Last week, we looked at conducting a life audit to identify those aspects of your life that you want to improve or change. The question now is: having named these areas for improvement, how do we move forward? It’s time for some clarity. It’s time to think about setting some positive goals for yourself.

Having a goal means having a definite destination in mind. After all, if you don’t have a clear idea of where you’re going, how will you know when you have arrived? Goals focus your attention on what you want. If you have clear goals, you waste less time and energy on the things that aren’t important to you. Having goals means that you will work harder to achieve them. Few of us want to expend great effort for no obvious results but if those results are clear in your mind you are more likely to put in the time and effort to achieve them. We also become more persistent when there is a goal in mind – it is easier to work through or around setbacks when we know that we are working towards something that we really, really want.

So, what makes a good goal? Well, first of all: think positive! How you phrase your goals makes a difference to your commitment. For example, how about the statements, “I must eat less fried food.” or “I must stop overspending.”? They don’t sound like much fun, do they? Presumably eating greasy food or spending lots of money makes us feel good in some way (even if it is bad for us) otherwise we wouldn’t do it. If your goal sounds like a punishment, you will find it difficult to see through to completion. On the other hand, “I will eat more healthily.” or “I will manage my money more efficiently.” show a more positive frame of mind, focusing on the improvements by visualising the future (“I will…”) and using positive words (“healthily” and “efficiently”.) The language of your goal is important to its success.

However, “I will eat more healthily.” or “I will manage my money more efficiently.” still sound a little woolly. We need more detail. A common and useful acronym when goal-setting is SMART. Your goals should be:

  • Specific – clarity is crucial.
  • Measurable – how else will you know if you’ve achieved it?
  • Attainable – otherwise you are setting yourself up to fail – why would you do that?
  • Relevant – is it connected to what you want out of life?
  • Timed – most of us need a deadline to focus on.

So perhaps “By the end of the year, I will be eating salad every day for lunch.” or “By January, I will have paid off my Visa card in full.” might be more useful goals?

Two final tips:
1) Write down your goals – by doing so you are effectively creating a contract with yourself. You can still change, if necessary but only after some self-‘negotiation’.
2) Break it down – long-term goals, such as “By 2015, I will be living in France.” may need a number of short- and medium-term goals to act as steps towards that big dream.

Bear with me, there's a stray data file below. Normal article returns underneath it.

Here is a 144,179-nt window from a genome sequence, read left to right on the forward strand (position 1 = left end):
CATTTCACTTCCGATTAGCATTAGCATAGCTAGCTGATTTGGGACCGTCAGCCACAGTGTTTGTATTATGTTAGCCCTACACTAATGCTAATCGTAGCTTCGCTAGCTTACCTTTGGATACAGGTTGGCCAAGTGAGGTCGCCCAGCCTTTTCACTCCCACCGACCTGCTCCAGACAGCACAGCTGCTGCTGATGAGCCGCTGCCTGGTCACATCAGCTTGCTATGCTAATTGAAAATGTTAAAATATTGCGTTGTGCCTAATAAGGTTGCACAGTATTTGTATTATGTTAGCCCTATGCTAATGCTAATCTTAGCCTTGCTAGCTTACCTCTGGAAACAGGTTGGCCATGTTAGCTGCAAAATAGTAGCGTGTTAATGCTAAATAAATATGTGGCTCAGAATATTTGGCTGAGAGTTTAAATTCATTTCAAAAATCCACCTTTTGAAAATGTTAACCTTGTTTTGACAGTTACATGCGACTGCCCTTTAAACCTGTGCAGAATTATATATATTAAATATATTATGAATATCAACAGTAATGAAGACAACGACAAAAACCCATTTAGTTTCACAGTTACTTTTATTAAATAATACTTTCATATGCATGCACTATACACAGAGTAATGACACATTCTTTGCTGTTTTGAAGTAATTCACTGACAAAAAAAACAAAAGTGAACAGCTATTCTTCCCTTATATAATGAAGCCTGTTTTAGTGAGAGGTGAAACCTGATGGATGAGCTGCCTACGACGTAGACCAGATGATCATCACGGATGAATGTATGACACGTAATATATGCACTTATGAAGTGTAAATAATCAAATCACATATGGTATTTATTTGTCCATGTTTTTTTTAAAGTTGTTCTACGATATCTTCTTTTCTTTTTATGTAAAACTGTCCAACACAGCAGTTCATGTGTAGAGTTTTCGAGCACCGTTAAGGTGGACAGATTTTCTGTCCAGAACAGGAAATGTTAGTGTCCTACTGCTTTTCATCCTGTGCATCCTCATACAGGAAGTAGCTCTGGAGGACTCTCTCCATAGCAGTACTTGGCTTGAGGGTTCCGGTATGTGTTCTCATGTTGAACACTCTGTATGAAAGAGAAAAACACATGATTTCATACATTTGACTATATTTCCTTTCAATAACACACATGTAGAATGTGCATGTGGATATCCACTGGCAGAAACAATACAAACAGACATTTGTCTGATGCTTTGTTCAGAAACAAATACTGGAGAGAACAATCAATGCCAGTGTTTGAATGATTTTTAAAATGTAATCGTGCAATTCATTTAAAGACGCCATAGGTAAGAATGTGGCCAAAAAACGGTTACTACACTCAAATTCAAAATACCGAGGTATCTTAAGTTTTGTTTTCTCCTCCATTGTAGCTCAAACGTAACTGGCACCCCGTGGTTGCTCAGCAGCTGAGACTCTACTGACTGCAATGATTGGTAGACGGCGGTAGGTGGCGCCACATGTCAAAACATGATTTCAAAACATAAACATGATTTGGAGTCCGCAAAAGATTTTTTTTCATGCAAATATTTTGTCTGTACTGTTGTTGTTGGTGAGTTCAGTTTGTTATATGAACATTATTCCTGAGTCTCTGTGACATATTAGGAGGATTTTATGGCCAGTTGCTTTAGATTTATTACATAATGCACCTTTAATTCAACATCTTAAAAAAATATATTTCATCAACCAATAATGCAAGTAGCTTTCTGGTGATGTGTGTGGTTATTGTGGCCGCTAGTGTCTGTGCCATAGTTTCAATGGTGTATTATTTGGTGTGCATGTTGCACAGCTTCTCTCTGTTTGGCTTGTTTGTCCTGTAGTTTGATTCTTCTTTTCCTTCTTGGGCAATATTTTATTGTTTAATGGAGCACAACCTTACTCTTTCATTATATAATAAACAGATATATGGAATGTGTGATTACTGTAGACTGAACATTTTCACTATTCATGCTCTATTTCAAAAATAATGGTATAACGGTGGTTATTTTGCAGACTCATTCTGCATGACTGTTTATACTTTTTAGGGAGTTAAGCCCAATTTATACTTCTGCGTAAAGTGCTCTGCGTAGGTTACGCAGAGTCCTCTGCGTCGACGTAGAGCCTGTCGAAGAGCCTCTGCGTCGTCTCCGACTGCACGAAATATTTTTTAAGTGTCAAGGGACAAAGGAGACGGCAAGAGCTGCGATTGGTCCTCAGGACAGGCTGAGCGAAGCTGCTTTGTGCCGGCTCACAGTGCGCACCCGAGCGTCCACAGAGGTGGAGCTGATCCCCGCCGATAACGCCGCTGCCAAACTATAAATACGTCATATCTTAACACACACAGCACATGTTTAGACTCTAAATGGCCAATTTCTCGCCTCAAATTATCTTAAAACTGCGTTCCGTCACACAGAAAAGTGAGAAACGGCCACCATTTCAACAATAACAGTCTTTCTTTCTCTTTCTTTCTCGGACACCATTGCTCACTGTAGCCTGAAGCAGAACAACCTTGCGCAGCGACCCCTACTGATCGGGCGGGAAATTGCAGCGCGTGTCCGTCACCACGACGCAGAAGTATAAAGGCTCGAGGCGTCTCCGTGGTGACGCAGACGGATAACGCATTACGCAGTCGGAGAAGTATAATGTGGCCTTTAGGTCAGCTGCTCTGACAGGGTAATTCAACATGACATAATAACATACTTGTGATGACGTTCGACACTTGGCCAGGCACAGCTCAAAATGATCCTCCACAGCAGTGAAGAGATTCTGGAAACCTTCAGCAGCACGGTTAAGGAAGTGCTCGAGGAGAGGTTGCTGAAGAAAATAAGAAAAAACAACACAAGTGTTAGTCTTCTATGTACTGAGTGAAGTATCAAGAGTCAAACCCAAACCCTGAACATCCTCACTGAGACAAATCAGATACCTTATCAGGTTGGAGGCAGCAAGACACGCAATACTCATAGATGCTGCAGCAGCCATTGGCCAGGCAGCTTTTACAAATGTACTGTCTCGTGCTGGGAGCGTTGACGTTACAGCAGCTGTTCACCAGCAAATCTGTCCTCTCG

So, think positive and set yourself a SMART goal before you receive next week’s newsletter.

Personal Change (Part Three): What’s holding you back?

Having conducted a life audit to identify areas for change and set some goals so to give a clear destination for which to aim, it is now time to think (positively, of course!) about turning those goals into action. The harsh reality is that in any attempt to change and improve your life you will probably encounter some barriers. Perhaps we can take heart from this quote from the American moralist, Frank A. Clark: “If you can find a path with no obstacles, it probably doesn’t lead anywhere.”

Certainly, any worthwhile endeavour is fraught with difficulties and there are a number of different factors which may slow you down in your quest to eat better, be better with your money, get that promotion or whatever it is that you are aiming for.

Half of the battle is your own commitment. Ask yourself, “Is it worth it?” If the answer is, “No” then it is worth revisiting your goals – you may have set the wrong ones. However, let’s be positive and assume that the answer is, “Yes!” and look at what might be getting in your way.

Tidy up! Scattered surroundings are seldom a sign of determination. Clear away the clutter in your office and home. If you have possessions which symbolise the ‘old you’ – maybe photographs, certain items of clothing or even a bad school report – then remove them. You do not need reminders of the past which you are leaving behind. You need indicators of the future you are moving towards: a picture of a beach; a new t-shirt; a letter of thanks. Whatever it is, put it where you can see it.

Remember to think positive! Bad memories, low self-esteem, fears, regrets – these will not help you achieve your goals. You cannot change the past; but you can learn from it and leave it behind. Focus forward and remember that your goals are SMART and that the ‘A’ in SMART stands for ‘Attainable’. You can do it!

Lack of Resources
It may be a particular skill, a certain area of knowledge, or simply a sum of money. It is likely that you will not start the journey with everything you need for success. Part of succeeding is gathering your tools along the way. Join a class; read a book; practice; take a part-time job. Work out what you need and get it.

They can be your greatest help and also your biggest hindrance. Perhaps out of jealousy or competitiveness or even just a fear that your success will highlight their failure, some people will try to stop you achieving your goals. If you can’t move away from them completely (perhaps they are family, or work colleagues) then try to minimise their influence. Most people will be on your side; don’t allow the ones who aren’t to stop you succeeding.

So, think positive and push over, under or even through those obstacles on the way to achieving your goals.